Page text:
Tuesday, November 23, 2010

More thoughts on political consumption

At our monthly Graham Fellows meeting today, we further discussed Ethan's dissertation research on political consumption. What Ethan defines as "political consumption" is any consumption that is done with not only yourself or your immediate friends and family in mind, but also people outside of your immediate circle. Examples of political consumption include buying sweat-free clothing to support workers rights, buying organically grown bananas so that labourers don't go sterile by using dibromochloropropane to spray the crop, or going out to eat at a restaurant that is locally owned and run rather than a Denny's. In all of these cases, although the individual consuming their good of choice might as well have done so without taking others into account, the act of thinking beyond themselves is a political choice.

There were several threads of thought that were raised in today's discussion, and all are pertinent to social change, environmental justice, trash and sustainability. I would like to pose these threads as food for thought, not only for myself and for future blog posts, but also for you to think about and send me your thoughts on.
  • Many people consume politically because of the perceived benefits of doing so. These benefits may range from social to environmental and economic, and many times, people will make the same choice for different reasons. For example, some people may choose to buy food from the local farmer's market because they would like to keep their money within a certain locale, while others may go to the farmer's market because the other large grocery chain doesn't have a big selection of organic products. What are motivating factors for political consumption?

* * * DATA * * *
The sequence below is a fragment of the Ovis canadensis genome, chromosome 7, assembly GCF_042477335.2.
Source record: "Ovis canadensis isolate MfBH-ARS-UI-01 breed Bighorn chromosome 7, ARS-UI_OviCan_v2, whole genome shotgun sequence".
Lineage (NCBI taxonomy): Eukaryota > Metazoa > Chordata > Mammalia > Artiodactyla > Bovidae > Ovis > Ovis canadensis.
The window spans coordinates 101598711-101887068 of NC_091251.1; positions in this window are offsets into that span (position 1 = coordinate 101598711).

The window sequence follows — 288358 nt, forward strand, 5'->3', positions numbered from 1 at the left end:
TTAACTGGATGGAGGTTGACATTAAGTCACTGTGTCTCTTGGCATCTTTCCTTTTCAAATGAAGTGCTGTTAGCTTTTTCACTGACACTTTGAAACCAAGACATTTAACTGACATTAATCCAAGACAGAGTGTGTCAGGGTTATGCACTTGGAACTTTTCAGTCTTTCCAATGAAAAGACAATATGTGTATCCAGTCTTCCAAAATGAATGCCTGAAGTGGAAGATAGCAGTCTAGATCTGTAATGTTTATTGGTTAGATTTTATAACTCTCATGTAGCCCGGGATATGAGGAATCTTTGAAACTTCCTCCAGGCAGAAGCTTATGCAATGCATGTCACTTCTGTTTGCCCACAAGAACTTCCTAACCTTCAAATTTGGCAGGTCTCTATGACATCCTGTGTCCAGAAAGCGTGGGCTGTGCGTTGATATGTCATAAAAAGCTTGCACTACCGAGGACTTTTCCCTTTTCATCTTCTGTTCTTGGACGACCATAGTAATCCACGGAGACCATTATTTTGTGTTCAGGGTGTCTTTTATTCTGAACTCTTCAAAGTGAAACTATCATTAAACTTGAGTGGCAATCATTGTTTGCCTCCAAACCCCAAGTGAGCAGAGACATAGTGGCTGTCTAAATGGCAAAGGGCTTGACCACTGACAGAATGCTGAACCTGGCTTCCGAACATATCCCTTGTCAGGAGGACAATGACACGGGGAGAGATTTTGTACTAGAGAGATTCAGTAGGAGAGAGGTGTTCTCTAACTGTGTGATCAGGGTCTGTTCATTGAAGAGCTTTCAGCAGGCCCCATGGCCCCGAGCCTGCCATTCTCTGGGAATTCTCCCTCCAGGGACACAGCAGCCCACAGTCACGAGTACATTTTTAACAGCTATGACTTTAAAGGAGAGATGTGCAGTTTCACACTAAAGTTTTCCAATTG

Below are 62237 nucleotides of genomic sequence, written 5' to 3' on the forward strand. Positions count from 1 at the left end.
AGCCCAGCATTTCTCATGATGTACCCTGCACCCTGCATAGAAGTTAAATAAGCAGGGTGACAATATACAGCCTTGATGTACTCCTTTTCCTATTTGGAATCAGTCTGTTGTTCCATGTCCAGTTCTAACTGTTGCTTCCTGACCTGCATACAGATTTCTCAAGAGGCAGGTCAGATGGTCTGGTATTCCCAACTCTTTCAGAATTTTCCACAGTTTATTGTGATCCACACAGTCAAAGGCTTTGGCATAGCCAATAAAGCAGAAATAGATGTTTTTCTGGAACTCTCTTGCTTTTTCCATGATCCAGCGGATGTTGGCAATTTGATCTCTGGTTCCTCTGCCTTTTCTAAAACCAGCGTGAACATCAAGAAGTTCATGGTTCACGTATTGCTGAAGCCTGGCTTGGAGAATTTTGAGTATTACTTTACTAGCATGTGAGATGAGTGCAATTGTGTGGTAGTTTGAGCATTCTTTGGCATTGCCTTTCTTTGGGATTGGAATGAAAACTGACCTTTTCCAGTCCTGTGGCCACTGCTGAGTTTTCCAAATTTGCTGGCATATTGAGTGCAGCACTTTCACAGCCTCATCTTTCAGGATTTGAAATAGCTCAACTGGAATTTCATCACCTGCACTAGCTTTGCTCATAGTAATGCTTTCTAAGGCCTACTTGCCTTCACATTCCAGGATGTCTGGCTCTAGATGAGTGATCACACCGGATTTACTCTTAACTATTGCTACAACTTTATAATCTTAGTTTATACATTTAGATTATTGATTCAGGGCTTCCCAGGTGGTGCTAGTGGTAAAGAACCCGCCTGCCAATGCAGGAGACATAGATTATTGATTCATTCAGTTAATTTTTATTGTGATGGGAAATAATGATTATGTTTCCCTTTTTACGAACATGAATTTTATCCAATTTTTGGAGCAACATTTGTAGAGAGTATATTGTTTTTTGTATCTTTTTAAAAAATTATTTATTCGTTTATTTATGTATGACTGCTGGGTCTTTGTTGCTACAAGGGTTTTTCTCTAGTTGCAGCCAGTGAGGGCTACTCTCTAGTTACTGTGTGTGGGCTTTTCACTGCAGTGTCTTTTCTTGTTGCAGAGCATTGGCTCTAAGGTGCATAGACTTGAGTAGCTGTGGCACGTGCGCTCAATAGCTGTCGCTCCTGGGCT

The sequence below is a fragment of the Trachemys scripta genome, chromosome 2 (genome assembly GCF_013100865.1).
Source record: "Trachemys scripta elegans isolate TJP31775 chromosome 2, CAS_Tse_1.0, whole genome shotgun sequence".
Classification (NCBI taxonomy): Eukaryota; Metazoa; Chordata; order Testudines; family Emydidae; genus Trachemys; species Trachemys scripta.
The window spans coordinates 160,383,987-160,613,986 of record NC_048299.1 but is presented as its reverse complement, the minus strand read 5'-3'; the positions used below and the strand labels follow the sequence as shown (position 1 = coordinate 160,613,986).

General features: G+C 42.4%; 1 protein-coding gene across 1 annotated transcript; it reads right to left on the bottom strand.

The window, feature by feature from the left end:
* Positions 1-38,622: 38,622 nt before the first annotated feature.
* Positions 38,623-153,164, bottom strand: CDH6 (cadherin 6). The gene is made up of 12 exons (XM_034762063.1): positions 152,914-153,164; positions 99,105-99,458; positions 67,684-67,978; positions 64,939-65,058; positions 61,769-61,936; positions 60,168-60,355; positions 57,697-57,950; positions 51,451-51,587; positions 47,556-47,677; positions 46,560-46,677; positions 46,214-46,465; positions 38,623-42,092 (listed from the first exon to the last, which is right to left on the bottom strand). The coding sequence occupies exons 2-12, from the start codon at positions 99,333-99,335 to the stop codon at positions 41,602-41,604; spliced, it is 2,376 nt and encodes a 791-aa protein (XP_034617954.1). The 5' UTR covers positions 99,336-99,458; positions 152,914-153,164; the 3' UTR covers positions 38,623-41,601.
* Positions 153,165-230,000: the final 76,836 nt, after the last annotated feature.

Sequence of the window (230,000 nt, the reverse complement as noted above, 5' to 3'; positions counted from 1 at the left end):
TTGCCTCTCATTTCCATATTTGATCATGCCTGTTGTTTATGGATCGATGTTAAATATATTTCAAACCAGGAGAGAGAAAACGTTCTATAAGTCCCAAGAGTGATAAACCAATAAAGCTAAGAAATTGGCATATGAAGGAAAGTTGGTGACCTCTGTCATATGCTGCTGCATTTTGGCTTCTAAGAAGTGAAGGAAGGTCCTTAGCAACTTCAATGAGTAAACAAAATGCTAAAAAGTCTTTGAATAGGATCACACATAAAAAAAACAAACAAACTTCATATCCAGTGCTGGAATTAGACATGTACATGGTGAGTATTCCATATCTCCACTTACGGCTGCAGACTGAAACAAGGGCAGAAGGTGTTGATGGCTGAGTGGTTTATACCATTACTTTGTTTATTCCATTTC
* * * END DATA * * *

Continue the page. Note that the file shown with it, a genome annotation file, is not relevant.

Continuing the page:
• It is interesting to see how far people are willing to go to act politically. The most explicit example of this is the price of consumption. Say the organic apple costs $1 more than the conventionally grown apple, would you buy it? Some would say yes. How about if it was $2 more expensive? Would you buy it now? How about $5 more expensive? I think this plays a lot into people's need for convenience for doing anything environmentally related ("The recycling bin was too far away, so I just decided to throw away this aluminium can in the garbage."). How much are you willing to spend to do the right thing?
  • People's emotions play a significant role in political consumption. Their choices depend on whether or not they think their choice can make a difference. What communities are people capable of benefiting through their choices?
  • One of the most interesting points that came up today was the effect of consuming politically vs. not consuming at all. I would argue that not consuming at all is a political choice, too. But what is the effectiveness of not consuming vs. consuming politically? Maybe political consumption will drive people, companies and governments to adopt new standards that you think should be the norm. Also, money plays no role in not consuming. It doesn't matter whether you are rich or you are poor, you can choose not to buy. What about boycotts? How effective are they in making political statements?
  • How much does people's disposable income affect whether or not they consume politically? Preliminary results from Ethan's work show that the emotional mechanisms behind political consumption are the same for those with and those without money. 
  • Somewhat tangentially, how does a company's reputation change if they are found to violate social and environmental norms and standards? Apparently, GAP has been in a lot of trouble over the years because many of their suppliers had terrible working conditions. But always, their reputation bounces back...

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